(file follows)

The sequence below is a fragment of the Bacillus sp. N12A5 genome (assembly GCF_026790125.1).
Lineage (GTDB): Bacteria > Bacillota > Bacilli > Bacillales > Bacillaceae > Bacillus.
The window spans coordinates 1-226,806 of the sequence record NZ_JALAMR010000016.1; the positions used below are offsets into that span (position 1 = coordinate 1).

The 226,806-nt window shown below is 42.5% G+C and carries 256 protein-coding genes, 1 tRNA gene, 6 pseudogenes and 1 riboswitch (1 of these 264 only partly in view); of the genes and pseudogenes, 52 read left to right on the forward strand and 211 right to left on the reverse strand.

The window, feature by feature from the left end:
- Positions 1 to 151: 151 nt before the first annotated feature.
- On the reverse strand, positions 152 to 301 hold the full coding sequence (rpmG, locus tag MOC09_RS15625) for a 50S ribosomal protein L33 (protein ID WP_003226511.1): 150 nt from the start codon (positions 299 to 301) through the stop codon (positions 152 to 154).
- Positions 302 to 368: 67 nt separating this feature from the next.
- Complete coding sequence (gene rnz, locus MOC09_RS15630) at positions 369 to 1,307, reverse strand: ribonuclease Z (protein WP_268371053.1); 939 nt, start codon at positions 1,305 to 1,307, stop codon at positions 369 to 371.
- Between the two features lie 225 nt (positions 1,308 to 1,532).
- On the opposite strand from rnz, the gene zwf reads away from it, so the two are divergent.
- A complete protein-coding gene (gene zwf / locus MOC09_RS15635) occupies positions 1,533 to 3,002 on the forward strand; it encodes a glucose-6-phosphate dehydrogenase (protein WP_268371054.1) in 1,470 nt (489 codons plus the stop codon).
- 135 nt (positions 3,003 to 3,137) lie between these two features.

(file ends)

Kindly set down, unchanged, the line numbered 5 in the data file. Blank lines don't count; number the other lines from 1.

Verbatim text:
The window, feature by feature from the left end: